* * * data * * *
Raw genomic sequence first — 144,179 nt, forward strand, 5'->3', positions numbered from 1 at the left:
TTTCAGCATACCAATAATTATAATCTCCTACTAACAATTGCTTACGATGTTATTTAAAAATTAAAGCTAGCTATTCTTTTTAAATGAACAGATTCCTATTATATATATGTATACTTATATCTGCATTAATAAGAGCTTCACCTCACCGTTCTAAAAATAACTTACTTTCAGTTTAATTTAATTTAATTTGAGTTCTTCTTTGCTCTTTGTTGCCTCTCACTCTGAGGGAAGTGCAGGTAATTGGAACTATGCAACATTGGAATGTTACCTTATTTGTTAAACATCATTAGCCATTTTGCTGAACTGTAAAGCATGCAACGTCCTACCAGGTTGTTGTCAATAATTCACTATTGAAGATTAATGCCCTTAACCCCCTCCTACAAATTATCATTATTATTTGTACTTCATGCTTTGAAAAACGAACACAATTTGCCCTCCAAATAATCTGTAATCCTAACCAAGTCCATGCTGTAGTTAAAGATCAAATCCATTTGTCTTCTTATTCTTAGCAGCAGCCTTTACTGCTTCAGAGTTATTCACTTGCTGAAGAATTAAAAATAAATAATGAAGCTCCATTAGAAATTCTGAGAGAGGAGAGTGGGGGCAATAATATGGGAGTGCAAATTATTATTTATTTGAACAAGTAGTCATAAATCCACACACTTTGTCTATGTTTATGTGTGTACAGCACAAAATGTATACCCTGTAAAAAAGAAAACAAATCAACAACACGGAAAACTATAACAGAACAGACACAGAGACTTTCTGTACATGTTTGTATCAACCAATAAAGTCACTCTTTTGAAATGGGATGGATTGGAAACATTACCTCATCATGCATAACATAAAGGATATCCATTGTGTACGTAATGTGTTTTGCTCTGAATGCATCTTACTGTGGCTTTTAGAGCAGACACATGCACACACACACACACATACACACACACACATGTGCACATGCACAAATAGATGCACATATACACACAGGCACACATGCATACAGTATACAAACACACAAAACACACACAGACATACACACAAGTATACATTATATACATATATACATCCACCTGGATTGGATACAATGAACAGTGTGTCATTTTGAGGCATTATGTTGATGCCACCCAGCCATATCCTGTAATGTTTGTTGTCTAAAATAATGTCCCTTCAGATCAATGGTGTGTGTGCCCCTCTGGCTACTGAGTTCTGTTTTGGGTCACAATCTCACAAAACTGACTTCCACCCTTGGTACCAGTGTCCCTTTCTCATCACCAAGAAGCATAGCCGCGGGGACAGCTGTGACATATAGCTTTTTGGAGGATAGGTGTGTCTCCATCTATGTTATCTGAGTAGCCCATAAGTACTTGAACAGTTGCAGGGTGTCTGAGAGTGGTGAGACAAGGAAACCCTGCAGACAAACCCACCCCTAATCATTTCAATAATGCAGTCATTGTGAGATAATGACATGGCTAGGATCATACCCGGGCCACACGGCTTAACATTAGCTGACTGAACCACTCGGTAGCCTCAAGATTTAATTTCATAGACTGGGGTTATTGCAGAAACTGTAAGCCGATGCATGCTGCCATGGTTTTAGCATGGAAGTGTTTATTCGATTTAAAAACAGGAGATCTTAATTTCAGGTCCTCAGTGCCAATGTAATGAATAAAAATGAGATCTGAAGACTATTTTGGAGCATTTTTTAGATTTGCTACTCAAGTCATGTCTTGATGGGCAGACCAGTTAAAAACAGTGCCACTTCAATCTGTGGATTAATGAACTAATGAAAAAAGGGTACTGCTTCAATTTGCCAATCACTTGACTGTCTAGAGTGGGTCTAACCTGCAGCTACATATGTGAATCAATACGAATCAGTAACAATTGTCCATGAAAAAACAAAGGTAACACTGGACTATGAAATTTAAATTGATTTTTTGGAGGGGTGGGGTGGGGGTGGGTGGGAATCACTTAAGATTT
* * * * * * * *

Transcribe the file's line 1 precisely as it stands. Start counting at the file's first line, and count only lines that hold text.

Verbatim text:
Raw genomic sequence first — 144,179 nt, forward strand, 5'->3', positions numbered from 1 at the left: